- Hopefully you’ve got a little bit of plywood laying around. Cut a sheet of plywood that reaches (at minimum) the vertical side bins. I cut mine with about three inches of overlap on each side.
- You can attach this if you life, but I prefer not to. Just leave it free and movable back there. You can put in a small nail or screw into the side of the 1/2″ plywood vertical side bin which will keep your shelf from sliding toward the tailgate. It’s a stopper, it’s not actually screwing the two pieces of plywood together.
That’s really all there is to it for a basic transformer style build. You are now able to sleep in either the elevated mode with gear stored below, or place gear on the backshelf and/or in the cab in order to maximize livable space.
It’s a pretty simple build, but it’s really quite awesome.
Having the flexibility between both modes is highly recommended and something that I can’t fathom living without after being on the road for 2+ years.
I would next recommend that you take out the entire truck camping setup… Again it’s really easy. Just take off the four canopy clamps and the vertical side bins will pop right out with a wiggle.
Treat the lumber with sealer… You will experience some condensation, undoubtedly. Treat the lumber now so it will last you a long time. Leave it out for a few days before reinstalling it. It will probably still have a strong order for a bit, but that will subside in time.
I highly recommend replacing your tailgate liner with 1/2″ plywood. It makes a great cooking area or place to grab a quick seat.
- Remove your plastic tailgate liner.
- Measure the length and width of the plastic liner, replicate that size on a 1/2″ sheet of plywood.
- Using the plastic liner, place it flush with the plywood and trace out all the screw holes. Drill those out.
- Given the thickness of the plywood, you will probably need longer screws than those used by the plastic liner. Hopefully you planned ahead for that, if not head to Home Depot.
- I also decided to carve out two holes–one the diameter of a large fuel canister for cooking, and the other slightly smaller. Not necessary, but it comes in handy sometimes when parked on ground that isn’t level. It can keep other things from rolling off the tailgate (not the stove per se, but other things you might be working with).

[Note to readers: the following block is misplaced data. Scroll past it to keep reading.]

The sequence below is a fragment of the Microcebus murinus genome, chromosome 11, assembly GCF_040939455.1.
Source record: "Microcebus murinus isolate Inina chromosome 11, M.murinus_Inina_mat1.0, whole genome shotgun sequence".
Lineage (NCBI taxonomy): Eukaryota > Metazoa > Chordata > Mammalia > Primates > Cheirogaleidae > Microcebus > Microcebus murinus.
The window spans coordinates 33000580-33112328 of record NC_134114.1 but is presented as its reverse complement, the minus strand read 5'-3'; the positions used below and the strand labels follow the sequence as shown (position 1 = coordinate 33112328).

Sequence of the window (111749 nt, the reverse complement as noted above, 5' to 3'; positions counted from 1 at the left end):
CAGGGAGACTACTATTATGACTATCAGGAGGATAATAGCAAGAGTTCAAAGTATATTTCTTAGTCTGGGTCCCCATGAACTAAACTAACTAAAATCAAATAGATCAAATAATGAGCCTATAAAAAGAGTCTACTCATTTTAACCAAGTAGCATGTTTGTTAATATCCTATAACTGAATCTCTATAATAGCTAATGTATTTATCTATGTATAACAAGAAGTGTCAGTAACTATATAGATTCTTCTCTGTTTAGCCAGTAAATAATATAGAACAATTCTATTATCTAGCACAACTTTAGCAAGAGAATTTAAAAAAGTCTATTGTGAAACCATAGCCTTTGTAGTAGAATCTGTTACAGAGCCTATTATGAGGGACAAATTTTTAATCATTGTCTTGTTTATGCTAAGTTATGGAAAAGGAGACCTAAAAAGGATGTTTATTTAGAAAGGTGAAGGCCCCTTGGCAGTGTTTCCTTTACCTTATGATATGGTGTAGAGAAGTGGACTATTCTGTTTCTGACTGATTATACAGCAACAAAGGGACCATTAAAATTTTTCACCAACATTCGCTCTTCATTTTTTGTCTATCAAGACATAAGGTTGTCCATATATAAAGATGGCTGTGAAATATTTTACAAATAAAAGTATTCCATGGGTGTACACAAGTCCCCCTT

- Attach the plywood to the tailgate.
My tailgate did not have a separate lock. It was basically just the cheap canopy locks that would be protecting all my valuable gear inside.
Therefore I decided to beef up the security a little bit for my truck camper by being able to lock my tailgate to the elevated sleeping platform. This prevents the tailgate from opening. I’m not saying it’s 100% thief proof. But it’s a pretty good deterrent against quick smash and grab jobs, which are the vast majority.
- Prior to attaching the wooden tailgate, you need to place the hinges for the hasp locks. Close the tailgate and mark where you want them on them tailgate in relation to the sleeping platform. I recommend placing them as close to the corners of sleeping platform as is practical.
- You can use a skill saw to carefully shave off a thin layer of the underside of the wooden tailgate platform where you will place the hinges. This is to ensure that the wooden tailgate can sit flush with the metal brackets underneath.
- Screw the hinges into place on the underside of the wooden tailgate.
- Attach wooden tailgate to the truck (as before).
- With the sleeping platform in the elevated position, close the tailgate. Place the hasp locks in the hinges as if they are locked.
- There will likely be a little bit of play or wiggle room with the hinges so try to find the sweet spot in the middle. Trace the outer edge of the hasp lock onto your sleeping platform (both sides).
- Open the tailgate, remove the hasp locks from the hinge, and now screw the hasp locks into place on the sleeping platform.
- Close the tailgate and ensure you can successfully lock the hasps to the hinges. If not, try again.
- In order to ensure that the sleeping platform doesn’t move (if someone were to open the tailgate even though it is locked to the sleeping platform), I recommend attaching two metal L-brackets to the underside of the 2×2 rails. These will be sandwiched between the tailgate and sleeping platform, and provided there is a slight overlap, it will make it impossible to open the tailgate when locked to the sleeping platform.
That’s pretty much all there is to it in terms of building the ultimate truck camper setup. You’ve now got a best of both worlds approach.
Anything remain unclear? Any questions for me? Sound off in the comments below.
Once you’ve got the build, now you’ll need to outfit your truck camper… Here’s what you need to get started truck camping.